Dakota Farmer

An emerging stand of corn provides plenty of clues to potential management problems, says DuPont Pioneer agronomist in South Dakota.

April 24, 2016

3 Min Read

Once the corn is in the ground, it’s time to start thinking about weed control ,says Jim Ruhland, a DuPont-Pioneer agronomist from Mitchell, S.D.. The sooner weeds are managed, he says, the better because:

* Early control helps protect crop yield potential.

* Small weeds are easier to control.

* Young weeds absorb and translocate herbicides better.

* Herbicides can be less effective during times of heat and drought stress, which often occur at later application times.

Sequential weed-control programs, including preplant treatments followed by postemergence herbicides, have consistently provided the best weed control and greatest net returns, Ruhland says.


Weeds can reduce corn yield as soon as the V2 stage. Control weeds earlier than this and maintain control through at least V14 to help ensure maximum yield potential. For soybeans, control weeds within the first four weeks and continue to maintain control through canopy closure.

If pre-plant herbicides were not applied,  Ruhland says to follow these steps:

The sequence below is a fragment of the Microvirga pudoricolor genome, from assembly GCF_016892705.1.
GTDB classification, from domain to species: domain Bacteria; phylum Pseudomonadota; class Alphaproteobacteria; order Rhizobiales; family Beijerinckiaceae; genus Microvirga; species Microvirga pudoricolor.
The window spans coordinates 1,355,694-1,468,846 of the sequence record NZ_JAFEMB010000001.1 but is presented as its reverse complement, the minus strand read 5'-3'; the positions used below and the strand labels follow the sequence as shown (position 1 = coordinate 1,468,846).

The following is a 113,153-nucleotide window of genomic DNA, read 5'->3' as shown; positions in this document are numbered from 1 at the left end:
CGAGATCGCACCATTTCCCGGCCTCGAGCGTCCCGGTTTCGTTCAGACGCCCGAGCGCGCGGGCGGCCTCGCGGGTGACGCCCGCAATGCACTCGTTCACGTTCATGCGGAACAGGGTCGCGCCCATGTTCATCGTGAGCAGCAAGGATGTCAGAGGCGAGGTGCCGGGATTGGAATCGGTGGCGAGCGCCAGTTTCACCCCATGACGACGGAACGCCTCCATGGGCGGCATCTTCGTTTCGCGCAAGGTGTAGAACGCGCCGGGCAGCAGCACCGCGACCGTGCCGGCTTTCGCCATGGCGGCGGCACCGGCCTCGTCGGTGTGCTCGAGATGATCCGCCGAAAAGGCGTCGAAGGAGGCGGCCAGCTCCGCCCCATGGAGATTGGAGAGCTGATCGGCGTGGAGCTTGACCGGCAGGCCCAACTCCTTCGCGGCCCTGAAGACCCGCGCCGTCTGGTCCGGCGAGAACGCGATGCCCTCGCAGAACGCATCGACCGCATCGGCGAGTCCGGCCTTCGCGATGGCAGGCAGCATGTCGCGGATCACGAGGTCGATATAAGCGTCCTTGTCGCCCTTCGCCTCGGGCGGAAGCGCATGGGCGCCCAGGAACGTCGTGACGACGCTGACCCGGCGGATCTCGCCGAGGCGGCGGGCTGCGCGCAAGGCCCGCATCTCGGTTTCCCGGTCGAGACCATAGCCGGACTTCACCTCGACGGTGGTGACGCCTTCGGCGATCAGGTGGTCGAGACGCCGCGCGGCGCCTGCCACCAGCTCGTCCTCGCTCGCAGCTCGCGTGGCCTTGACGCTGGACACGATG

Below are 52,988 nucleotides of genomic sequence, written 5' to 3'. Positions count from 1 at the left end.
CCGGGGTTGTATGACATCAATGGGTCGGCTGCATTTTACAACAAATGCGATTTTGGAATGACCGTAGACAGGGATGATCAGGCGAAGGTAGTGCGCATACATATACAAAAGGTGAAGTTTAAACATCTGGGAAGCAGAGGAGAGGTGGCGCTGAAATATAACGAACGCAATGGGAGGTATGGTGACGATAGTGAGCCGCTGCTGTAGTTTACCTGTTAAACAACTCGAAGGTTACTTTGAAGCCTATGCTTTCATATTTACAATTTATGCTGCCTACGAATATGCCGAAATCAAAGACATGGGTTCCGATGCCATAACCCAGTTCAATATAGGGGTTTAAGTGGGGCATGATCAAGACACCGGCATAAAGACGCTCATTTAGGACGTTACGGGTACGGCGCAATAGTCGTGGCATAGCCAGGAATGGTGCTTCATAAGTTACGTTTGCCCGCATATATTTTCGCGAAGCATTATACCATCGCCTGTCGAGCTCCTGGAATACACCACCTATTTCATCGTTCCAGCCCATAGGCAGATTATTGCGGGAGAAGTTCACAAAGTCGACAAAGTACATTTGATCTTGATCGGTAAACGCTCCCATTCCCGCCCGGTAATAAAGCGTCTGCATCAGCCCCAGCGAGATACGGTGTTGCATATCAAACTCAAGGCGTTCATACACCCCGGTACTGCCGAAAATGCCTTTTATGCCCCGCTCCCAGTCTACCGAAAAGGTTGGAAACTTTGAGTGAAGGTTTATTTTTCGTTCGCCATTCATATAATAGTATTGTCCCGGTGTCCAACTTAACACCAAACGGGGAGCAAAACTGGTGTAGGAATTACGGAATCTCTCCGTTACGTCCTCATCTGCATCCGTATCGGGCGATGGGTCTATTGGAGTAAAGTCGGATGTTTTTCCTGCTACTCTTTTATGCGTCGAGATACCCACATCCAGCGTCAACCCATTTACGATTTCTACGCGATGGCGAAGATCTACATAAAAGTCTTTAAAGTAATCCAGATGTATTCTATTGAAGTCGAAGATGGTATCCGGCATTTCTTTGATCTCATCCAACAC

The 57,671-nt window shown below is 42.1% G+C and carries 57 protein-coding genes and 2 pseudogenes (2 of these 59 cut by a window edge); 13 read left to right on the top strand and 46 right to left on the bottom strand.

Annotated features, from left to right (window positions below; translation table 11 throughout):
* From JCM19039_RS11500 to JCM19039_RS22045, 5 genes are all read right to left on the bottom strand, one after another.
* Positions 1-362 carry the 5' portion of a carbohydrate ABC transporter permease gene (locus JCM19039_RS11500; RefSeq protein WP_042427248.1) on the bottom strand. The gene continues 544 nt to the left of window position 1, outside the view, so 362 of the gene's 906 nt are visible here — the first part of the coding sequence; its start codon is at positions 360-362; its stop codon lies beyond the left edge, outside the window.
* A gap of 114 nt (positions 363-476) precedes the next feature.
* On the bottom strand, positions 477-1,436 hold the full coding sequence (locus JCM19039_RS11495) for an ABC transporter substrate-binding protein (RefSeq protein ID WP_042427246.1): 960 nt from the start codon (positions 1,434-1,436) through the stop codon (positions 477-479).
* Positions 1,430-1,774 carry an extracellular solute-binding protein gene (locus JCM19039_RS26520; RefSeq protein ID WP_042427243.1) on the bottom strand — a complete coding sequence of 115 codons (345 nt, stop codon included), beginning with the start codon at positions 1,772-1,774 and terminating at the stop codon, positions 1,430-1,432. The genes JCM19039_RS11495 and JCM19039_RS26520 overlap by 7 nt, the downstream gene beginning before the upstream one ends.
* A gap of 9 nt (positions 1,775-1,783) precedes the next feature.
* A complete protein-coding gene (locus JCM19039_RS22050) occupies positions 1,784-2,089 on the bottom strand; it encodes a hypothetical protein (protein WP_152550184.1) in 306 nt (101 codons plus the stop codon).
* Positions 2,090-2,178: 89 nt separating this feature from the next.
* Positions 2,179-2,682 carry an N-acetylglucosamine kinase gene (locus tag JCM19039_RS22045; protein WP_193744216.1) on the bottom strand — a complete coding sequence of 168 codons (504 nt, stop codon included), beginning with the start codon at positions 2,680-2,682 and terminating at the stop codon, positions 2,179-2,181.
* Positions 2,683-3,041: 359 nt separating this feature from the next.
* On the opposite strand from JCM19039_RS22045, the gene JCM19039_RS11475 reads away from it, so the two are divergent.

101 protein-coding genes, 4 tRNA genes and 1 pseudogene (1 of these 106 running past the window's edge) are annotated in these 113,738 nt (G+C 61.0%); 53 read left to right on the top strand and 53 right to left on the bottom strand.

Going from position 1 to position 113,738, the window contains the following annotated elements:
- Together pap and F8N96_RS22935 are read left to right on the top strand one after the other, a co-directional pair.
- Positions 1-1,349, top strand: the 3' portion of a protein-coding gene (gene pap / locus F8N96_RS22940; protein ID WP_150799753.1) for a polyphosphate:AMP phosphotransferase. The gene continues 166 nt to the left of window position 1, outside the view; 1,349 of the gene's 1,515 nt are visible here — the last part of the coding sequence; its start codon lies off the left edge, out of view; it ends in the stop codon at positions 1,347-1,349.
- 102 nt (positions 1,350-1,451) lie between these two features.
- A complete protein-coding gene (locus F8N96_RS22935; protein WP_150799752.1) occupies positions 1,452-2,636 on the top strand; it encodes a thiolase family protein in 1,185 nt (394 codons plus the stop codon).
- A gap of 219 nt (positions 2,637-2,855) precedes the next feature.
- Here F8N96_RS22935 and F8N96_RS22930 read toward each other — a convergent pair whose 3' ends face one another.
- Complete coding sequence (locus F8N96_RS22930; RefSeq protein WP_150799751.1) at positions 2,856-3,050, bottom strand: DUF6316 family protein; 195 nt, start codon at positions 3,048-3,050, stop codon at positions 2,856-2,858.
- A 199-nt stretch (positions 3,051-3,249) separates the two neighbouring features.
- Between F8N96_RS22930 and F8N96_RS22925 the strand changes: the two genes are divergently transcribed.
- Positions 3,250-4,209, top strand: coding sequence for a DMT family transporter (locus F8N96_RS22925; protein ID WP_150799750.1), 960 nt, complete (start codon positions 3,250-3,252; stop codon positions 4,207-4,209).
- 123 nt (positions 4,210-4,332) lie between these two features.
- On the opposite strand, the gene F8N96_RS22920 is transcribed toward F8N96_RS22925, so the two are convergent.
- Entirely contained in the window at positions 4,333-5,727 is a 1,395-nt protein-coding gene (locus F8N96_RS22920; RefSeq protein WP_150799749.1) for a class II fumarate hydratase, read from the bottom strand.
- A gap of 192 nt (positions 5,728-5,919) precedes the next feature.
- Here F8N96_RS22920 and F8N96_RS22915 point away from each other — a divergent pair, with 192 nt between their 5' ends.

* Apply post-emergence herbicides as soon as possible.

* Include residual herbicides to extend control of weeds that are still germinating.

* Use the recommended rate for the weed size.

* Use high-quality adjuvants as directed on the product labels.

* Be prepared to apply follow-up treatments to control escaped and late-germinating weeds.

What to look for
An emerging stand will give you plenty of clues to potential performance and management concerns, according to Ruhland.

Uneven growth can start as early as germination, causing uneven emergence. Uneven emergence is typically associated with issues in the seed furrow, such as uneven planting depth, residue, fertilizer burn, cloddy seedbeds, soil crusting, etc.

Sometimes corn appears to emerge uniformly but then becomes uneven as it progresses through the V3 to V10 growth stages. In these cases, one usually needs to look beyond the seed furrow to understand the cause of the uneven growth. The main cause may lie in field activities that occurred months earlier and, therefore, may be more difficult to identify, Ruhland says..

Possible causes of the uneven growth include:

* Soil type and/or drainage

* Crop-residue uniformity

* Plant-nutrient deficiencies

* Pest damage

By planting with care, controlling weeds and keeping a vigilant eye out for trouble, growers can greatly improve their chances for a healthy stand that starts strong and offers the maximum potential for a strong finish., Ruhland says.

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